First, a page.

The Reserve Bank of New Zealand has undertaken a detailed evaluation of Loan-to-Value Ratio restrictions (LVR) as a part of a wider review of Macroprudential Policy.
Deputy Governor and Financial Stability Head Geoff Bascand said that by improving the resilience of households and banks, the LVR Policy has played a useful role in promoting financial stability during a period of heightened housing market risks.
The evaluation covers the impact of LVRs on financial stability, efficiency and other public policy objectives such as competition and housing affordability.
RBNZ published other papers on May 22, 2019 to explain the role of macroprudential policy, how the policy is conducted, and its effectiveness at enhancing financial stability.
Mr Bascand said that Macroprudential Policy aims to limit the adverse impact of boom-bust cycles in the financial system and is one of several ways the Reserve Bank helps to maintain financial stability.
“This work is timely. Macroprudential was established as a new policy function in 2013, and based on the experience of the past five years we’ve updated our strategy for using the tools,” Mr Bascand said.
The real purpose
He said that Macroprudential policy is not about eliminating risks for banks and households, reducing house prices, or managing the business cycle. Affordability pressures on the housing market and the rental market require a much broader policy response.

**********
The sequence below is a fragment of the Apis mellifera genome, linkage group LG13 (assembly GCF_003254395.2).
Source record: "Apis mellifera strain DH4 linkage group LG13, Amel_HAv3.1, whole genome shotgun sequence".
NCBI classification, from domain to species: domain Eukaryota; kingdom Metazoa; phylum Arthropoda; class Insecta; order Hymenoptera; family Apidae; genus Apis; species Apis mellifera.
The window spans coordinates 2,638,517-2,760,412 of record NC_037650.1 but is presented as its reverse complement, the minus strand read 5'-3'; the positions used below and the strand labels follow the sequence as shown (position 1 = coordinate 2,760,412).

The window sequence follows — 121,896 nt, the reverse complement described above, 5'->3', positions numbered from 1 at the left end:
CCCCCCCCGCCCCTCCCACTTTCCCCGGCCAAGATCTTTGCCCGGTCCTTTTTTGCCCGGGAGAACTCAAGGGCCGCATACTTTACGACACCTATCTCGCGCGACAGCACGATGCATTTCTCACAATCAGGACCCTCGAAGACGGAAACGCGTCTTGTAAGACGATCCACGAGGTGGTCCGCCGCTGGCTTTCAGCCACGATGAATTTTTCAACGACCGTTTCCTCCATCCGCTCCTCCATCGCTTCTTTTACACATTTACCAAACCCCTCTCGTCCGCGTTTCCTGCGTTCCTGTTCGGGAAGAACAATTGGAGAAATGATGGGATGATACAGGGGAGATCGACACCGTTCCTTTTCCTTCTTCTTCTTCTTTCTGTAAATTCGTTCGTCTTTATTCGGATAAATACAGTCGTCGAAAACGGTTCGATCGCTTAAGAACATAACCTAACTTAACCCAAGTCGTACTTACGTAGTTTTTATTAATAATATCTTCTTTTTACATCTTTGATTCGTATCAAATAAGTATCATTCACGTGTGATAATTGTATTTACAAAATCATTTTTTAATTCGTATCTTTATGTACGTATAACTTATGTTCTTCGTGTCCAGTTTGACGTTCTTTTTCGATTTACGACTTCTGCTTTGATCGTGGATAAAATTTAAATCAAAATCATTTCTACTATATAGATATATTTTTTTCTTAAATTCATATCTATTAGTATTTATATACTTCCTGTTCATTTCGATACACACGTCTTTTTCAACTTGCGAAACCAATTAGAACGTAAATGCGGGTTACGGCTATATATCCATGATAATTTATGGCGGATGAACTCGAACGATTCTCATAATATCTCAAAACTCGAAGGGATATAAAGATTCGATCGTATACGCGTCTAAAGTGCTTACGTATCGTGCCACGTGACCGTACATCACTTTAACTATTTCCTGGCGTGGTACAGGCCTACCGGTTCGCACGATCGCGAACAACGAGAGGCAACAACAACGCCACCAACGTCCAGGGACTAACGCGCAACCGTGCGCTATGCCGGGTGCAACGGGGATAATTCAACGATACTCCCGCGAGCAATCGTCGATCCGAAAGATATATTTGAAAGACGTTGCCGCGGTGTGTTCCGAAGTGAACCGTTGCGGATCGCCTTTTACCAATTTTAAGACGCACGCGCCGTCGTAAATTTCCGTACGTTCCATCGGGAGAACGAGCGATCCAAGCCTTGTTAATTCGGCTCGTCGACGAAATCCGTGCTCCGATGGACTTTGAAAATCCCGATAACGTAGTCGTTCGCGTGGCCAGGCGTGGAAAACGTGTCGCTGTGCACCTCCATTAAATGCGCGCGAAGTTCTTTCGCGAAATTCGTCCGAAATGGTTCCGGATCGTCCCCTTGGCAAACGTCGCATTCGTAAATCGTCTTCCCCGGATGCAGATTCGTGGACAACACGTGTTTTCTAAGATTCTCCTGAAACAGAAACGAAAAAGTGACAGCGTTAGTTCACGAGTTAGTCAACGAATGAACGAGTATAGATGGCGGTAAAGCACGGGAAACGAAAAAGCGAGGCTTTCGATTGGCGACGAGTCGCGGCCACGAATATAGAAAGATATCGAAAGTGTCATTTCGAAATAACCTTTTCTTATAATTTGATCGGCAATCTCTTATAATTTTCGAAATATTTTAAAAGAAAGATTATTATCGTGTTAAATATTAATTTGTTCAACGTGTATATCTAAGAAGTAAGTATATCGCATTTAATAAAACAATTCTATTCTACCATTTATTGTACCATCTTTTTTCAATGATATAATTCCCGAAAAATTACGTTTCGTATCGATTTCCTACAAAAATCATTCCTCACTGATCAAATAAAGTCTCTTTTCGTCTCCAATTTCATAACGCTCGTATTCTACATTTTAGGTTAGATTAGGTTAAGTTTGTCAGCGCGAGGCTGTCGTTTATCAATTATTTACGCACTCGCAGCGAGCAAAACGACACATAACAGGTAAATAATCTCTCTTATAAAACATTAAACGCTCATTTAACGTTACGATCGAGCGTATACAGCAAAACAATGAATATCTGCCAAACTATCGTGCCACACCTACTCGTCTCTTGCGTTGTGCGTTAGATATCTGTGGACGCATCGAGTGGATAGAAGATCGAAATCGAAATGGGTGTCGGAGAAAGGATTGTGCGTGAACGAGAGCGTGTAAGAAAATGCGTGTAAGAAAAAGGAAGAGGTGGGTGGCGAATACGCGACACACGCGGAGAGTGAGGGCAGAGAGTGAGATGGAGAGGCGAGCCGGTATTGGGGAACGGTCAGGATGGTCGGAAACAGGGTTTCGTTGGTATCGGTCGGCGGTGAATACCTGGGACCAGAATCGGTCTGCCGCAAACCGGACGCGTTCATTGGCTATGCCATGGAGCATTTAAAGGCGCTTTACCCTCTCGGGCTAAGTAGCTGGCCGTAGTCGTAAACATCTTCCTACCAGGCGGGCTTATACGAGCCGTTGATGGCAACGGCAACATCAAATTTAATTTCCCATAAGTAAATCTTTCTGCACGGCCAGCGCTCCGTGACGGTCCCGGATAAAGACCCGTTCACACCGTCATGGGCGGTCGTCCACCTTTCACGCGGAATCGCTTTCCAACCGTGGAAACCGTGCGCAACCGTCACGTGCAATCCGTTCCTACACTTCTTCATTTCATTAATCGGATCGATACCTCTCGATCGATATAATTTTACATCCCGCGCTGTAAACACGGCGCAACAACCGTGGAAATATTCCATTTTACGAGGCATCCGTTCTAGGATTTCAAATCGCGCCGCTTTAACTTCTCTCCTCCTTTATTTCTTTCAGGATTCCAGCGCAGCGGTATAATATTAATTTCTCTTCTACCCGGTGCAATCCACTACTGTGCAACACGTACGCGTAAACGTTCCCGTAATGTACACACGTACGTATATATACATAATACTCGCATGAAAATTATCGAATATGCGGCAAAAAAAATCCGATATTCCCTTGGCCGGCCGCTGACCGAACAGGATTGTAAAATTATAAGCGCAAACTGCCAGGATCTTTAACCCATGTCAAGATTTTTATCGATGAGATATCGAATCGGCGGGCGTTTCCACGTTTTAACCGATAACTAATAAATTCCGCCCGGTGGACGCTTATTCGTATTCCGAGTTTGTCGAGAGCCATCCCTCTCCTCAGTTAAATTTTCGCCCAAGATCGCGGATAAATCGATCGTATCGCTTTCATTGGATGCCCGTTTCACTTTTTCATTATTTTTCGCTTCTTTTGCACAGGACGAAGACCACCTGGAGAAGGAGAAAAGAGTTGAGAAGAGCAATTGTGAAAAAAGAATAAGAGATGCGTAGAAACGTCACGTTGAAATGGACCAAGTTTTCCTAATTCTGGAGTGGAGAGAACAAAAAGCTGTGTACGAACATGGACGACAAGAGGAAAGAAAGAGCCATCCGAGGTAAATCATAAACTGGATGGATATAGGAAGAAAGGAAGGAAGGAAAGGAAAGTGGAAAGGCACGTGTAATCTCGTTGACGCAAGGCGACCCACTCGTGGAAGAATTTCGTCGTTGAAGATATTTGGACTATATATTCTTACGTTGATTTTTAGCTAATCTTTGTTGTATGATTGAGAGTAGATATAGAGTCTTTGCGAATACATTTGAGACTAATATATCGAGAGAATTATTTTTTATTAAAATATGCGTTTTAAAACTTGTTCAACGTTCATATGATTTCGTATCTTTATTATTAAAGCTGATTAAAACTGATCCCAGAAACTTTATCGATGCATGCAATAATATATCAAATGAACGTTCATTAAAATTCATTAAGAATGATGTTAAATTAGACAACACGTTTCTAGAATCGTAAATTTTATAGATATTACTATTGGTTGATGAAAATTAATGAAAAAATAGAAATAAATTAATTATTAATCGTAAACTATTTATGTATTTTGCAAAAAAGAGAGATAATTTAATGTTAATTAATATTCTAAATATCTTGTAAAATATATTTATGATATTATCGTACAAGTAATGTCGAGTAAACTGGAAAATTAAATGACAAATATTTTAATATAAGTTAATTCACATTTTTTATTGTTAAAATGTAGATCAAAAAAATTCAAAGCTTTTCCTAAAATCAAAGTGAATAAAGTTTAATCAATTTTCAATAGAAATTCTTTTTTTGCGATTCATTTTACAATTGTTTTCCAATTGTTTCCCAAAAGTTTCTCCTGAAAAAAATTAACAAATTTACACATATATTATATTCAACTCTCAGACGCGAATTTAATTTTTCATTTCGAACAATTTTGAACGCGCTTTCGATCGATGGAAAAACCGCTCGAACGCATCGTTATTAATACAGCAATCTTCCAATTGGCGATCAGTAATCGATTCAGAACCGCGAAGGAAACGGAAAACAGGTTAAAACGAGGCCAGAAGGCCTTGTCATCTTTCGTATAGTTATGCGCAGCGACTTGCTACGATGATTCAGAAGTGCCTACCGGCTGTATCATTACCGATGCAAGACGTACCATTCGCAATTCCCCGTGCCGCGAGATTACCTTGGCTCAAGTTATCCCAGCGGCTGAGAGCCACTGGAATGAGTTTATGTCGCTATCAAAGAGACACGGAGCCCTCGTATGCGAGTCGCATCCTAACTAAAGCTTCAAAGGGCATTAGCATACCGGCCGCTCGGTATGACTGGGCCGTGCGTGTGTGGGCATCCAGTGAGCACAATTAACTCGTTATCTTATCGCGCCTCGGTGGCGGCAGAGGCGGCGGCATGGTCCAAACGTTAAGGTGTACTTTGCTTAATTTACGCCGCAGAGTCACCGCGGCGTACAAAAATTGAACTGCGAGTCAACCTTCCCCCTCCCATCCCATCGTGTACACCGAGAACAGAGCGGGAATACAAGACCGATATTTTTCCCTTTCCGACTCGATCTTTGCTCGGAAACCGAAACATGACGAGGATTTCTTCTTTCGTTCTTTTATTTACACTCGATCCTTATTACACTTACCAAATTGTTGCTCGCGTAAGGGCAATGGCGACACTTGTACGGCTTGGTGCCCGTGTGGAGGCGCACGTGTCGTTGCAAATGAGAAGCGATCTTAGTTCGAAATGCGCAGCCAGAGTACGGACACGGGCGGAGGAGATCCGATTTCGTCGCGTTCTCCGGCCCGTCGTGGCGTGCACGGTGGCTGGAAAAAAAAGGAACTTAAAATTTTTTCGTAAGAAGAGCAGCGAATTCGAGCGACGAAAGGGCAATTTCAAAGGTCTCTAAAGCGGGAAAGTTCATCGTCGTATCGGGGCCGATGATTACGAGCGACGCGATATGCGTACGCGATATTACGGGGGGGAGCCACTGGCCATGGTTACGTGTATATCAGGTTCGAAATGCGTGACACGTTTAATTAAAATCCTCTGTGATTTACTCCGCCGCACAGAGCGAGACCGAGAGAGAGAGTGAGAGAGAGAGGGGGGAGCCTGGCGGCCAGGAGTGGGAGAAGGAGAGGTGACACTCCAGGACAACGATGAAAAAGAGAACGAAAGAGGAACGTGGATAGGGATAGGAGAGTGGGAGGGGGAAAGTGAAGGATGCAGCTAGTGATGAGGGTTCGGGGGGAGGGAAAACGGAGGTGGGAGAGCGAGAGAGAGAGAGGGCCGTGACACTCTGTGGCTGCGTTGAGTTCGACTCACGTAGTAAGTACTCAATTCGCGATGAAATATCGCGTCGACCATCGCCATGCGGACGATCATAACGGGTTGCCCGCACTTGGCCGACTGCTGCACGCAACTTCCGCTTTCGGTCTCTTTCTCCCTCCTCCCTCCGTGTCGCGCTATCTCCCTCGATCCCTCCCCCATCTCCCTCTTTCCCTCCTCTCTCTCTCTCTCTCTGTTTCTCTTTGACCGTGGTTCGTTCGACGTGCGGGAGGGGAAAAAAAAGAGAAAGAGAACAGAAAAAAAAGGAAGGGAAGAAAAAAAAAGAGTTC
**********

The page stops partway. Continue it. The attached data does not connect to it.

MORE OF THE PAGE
“Other Macroprudential Policy measures could also be used to build additional capital and liquidity buffers in the banking system, so that banks could support the economy under stress. RBNZ recently consulted on a more prominent role for a macroprudential tool called a counter-cyclical buffer,” Mr Bascand said.
It is understood that the second phase of the Review of the Reserve Bank Act will include consultation on options for the future macroprudential framework. The Bank’s evaluation of Macroprudential policy and LVRs has been completed to assist this review.
Mr Bascand said that RBNZ believes that it should retain the ability to use macroprudential policies, supported by clear and transparent communication of how they can be used.
LVR is a measure of how much a bank lends to a borrower, relative to the value of the borrower’s property secured against the lending.
The more the banking system as a whole lends to high-LVR borrowers the greater the risk that the banking system will suffer large losses in a severe downturn. If banks do suffer large losses they may become unwilling to continue lending to the wider economy. Experience in other countries suggests this can have a damaging and lasting effect on the economy.
RBNZ introduced LVR restrictions in October 2013 in response to financial stability risks associated with a potential house price correction and high-LVR mortgage lending, and has adjusted policy settings in response to changing risks.
The Reserve Bank had considered, but decided against, Capital Macroprudential Tools instead of the LVRs, although Baseline Capital Rules for high-LVR loans were tightened.
The LVR restrictions tend to have a greater impact in directly reducing housing and household sector risks, and in mitigating the scale of an economic downturn, than capital-based macroprudential tools that are focused on building additional bank capital buffers for absorbing shocks.
This review traces changes in the LVR policy over the past five years, analyses the effect they have had on banks and households, and asks what the Reserve Bank can learn from this experience.